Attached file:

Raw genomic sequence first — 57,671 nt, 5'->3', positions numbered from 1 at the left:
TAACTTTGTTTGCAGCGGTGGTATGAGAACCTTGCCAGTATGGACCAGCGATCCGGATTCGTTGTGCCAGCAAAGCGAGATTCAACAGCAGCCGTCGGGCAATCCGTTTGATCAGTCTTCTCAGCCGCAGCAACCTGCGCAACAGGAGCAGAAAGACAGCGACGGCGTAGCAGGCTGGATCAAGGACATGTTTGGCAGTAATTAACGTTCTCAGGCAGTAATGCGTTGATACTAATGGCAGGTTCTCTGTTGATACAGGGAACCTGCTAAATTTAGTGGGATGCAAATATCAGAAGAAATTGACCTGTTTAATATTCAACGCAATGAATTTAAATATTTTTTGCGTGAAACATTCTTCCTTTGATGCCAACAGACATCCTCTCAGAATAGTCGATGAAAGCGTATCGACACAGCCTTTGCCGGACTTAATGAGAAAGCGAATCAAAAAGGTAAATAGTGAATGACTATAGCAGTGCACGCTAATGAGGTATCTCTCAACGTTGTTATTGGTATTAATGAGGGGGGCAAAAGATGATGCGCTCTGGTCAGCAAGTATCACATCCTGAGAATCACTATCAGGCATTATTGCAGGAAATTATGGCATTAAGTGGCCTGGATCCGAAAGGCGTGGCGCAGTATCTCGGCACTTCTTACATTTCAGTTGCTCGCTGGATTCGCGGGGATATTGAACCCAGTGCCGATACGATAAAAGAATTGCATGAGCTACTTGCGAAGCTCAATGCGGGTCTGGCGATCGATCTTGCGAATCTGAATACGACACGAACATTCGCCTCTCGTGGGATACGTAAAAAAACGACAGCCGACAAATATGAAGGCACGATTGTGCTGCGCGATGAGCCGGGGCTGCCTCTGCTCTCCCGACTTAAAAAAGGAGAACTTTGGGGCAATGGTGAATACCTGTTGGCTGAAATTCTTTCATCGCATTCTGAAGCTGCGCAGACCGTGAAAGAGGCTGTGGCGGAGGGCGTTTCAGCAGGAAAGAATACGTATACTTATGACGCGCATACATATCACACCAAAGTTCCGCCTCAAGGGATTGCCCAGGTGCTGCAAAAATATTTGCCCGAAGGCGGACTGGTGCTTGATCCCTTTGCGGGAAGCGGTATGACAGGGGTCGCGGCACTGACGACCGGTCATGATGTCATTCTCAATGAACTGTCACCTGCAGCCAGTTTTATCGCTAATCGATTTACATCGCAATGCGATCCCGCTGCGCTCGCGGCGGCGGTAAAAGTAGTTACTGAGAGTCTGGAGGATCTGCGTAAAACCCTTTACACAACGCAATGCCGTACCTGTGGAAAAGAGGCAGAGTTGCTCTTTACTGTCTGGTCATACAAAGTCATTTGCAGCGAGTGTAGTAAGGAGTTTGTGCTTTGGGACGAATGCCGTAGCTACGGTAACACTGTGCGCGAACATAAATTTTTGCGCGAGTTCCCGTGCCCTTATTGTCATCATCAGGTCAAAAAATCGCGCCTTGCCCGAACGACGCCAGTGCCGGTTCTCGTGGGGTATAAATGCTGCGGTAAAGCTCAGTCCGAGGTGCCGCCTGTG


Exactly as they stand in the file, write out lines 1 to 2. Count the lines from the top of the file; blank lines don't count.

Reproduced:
Raw genomic sequence first — 57,671 nt, 5'->3', positions numbered from 1 at the left:
TAACTTTGTTTGCAGCGGTGGTATGAGAACCTTGCCAGTATGGACCAGCGATCCGGATTCGTTGTGCCAGCAAAGCGAGATTCAACAGCAGCCGTCGGGCAATCCGTTTGATCAGTCTTCTCAGCCGCAGCAACCTGCGCAACAGGAGCAGAAAGACAGCGACGGCGTAGCAGGCTGGATCAAGGACATGTTTGGCAGTAATTAACGTTCTCAGGCAGTAATGCGTTGATACTAATGGCAGGTTCTCTGTTGATACAGGGAACCTGCTAAATTTAGTGGGATGCAAATATCAGAAGAAATTGACCTGTTTAATATTCAACGCAATGAATTTAAATATTTTTTGCGTGAAACATTCTTCCTTTGATGCCAACAGACATCCTCTCAGAATAGTCGATGAAAGCGTATCGACACAGCCTTTGCCGGACTTAATGAGAAAGCGAATCAAAAAGGTAAATAGTGAATGACTATAGCAGTGCACGCTAATGAGGTATCTCTCAACGTTGTTATTGGTATTAATGAGGGGGGCAAAAGATGATGCGCTCTGGTCAGCAAGTATCACATCCTGAGAATCACTATCAGGCATTATTGCAGGAAATTATGGCATTAAGTGGCCTGGATCCGAAAGGCGTGGCGCAGTATCTCGGCACTTCTTACATTTCAGTTGCTCGCTGGATTCGCGGGGATATTGAACCCAGTGCCGATACGATAAAAGAATTGCATGAGCTACTTGCGAAGCTCAATGCGGGTCTGGCGATCGATCTTGCGAATCTGAATACGACACGAACATTCGCCTCTCGTGGGATACGTAAAAAAACGACAGCCGACAAATATGAAGGCACGATTGTGCTGCGCGATGAGCCGGGGCTGCCTCTGCTCTCCCGACTTAAAAAAGGAGAACTTTGGGGCAATGGTGAATACCTGTTGGCTGAAATTCTTTCATCGCATTCTGAAGCTGCGCAGACCGTGAAAGAGGCTGTGGCGGAGGGCGTTTCAGCAGGAAAGAATACGTATACTTATGACGCGCATACATATCACACCAAAGTTCCGCCTCAAGGGATTGCCCAGGTGCTGCAAAAATATTTGCCCGAAGGCGGACTGGTGCTTGATCCCTTTGCGGGAAGCGGTATGACAGGGGTCGCGGCACTGACGACCGGTCATGATGTCATTCTCAATGAACTGTCACCTGCAGCCAGTTTTATCGCTAATCGATTTACATCGCAATGCGATCCCGCTGCGCTCGCGGCGGCGGTAAAAGTAGTTACTGAGAGTCTGGAGGATCTGCGTAAAACCCTTTACACAACGCAATGCCGTACCTGTGGAAAAGAGGCAGAGTTGCTCTTTACTGTCTGGTCATACAAAGTCATTTGCAGCGAGTGTAGTAAGGAGTTTGTGCTTTGGGACGAATGCCGTAGCTACGGTAACACTGTGCGCGAACATAAATTTTTGCGCGAGTTCCCGTGCCCTTATTGTCATCATCAGGTCAAAAAATCGCGCCTTGCCCGAACGACGCCAGTGCCGGTTCTCGTGGGGTATAAATGCTGCGGTAAAGCTCAGTCCGAGGTGCCGCCTGTG